Symphony 72

Neil was a little hurt by her response, until he saw moments later that she was wiping a tear from her eye. Sometimes — often — he didn’t know what to make of her.

“Carmen, I don’t want to give these presents at school. I don’t like to have the other kids feel that I’ve singled some of them out. Can you help me see that they get them?”

“Do you want to take them to their homes?”

“I’d rather stay behind the scenes. Could you see to it that they get them? Or I could take care of the little ones, but would you see to it that Rosa gets the jacket?”

“Why don’t you do it yourself?”

“I don’t want to intrude.”

She looked closely at him and said, “Are you sure that’s the reason?”

He shrugged.

“Have you been out at the apartments?”

“I drive by them every day, but I’ve never been in one of them.”

“Why not?”

“I’ve never had reason to go. I’ve never been in one of my rich kids’ homes, either.”

“Don’t you want to see how they live?”

“Yes,” Neil admitted, “I really do, but I don’t want to look like big bwana coming in to look at the native village.”

Carmen shook her head in mild dismay. “Neil,” she said, “I think you’re more ashamed of their poverty than they are.”

# # #

The next day a substitute taught while Neil attended the cooperative learning seminar. It was a pleasant surprise. After the fiasco in Oakland, Neil had expected a wasted day, but this was not so rarified or theoretical. It was a nuts and bolts approach that could be utilized immediately in the classroom. The presenters were convinced that cooperative learning was an answer to all the problems in education. They did not convince Neil that it was, but they convinced him to try it.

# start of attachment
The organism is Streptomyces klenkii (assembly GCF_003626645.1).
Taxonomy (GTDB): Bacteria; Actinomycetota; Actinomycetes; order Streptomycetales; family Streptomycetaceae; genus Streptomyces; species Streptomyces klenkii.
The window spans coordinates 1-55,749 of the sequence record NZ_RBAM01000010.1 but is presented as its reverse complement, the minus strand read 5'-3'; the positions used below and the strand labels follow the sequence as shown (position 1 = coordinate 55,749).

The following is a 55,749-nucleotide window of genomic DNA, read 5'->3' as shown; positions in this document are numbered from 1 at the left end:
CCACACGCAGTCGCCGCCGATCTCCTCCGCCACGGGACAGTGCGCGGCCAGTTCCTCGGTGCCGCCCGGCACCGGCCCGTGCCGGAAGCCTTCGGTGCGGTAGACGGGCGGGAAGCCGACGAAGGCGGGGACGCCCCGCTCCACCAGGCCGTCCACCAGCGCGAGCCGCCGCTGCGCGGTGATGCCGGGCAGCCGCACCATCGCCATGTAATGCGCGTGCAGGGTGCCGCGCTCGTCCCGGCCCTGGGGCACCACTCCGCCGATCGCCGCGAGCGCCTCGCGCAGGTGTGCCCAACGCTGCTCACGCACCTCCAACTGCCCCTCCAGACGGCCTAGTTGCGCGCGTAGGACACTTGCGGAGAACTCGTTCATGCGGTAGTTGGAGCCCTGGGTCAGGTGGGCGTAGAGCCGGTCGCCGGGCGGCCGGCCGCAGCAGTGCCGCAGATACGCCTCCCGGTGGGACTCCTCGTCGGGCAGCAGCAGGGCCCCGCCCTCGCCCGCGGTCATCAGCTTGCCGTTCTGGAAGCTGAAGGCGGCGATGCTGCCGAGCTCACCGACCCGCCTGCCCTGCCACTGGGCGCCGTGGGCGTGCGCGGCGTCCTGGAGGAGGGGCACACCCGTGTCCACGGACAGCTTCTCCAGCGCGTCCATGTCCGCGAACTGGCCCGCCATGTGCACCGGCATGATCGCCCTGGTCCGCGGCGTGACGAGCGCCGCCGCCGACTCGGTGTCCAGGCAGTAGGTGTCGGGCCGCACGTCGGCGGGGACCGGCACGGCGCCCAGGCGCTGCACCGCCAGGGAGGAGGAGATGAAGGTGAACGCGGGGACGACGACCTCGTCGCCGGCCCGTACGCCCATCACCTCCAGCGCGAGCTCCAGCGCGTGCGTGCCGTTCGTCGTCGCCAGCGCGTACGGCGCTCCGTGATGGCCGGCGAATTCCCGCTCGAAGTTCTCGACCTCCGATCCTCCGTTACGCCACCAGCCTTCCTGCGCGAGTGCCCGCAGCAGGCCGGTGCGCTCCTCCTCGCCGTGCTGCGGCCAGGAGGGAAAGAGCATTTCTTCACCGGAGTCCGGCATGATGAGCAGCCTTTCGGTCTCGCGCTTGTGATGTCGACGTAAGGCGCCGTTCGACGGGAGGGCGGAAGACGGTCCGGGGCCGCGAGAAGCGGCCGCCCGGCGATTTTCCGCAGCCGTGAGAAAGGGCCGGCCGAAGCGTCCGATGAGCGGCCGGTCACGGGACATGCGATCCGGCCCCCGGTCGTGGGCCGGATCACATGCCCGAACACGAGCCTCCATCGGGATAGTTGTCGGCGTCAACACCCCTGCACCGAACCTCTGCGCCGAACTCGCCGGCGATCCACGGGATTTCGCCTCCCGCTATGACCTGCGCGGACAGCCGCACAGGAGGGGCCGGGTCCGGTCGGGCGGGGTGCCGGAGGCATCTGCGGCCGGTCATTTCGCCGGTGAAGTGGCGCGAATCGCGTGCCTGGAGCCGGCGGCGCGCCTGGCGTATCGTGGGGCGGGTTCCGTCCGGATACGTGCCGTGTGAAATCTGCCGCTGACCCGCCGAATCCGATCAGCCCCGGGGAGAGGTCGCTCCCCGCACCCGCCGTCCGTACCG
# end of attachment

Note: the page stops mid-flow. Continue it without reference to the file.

He went back to his apartment that night and made a list of his students, ranking them as high, medium, or low performers, then grouped them in fours with one high, one low, and two medium performers in each group. Then he rearranged them so that each group had a balance of Chicanos and Anglos, and of boys and girls. He made up a seating chart to show where his groups would be in the new room arrangement.

When he had finished it did not seem so different. He said aloud to the empty apartment, “I hope it works.”

He would find out in January.

# # #

Christmas inched closer. The children were ready for vacation and their attention wandered at any excuse. Juan Rogers went back to Mexico for the winter, and Joaquin Velasquez followed three days later. Attendance had never been great at Kiernan; by the week before Christmas, it was not uncommon for one fourth of the students to be gone on any given day. Neil preached the values of school attendance and all but tore his hair out in frustration; it did no good.

The children’s minds went on vacation a week before their bodies were allowed to follow.

Then, two days before vacation, Jesse Herrera went on a rampage.


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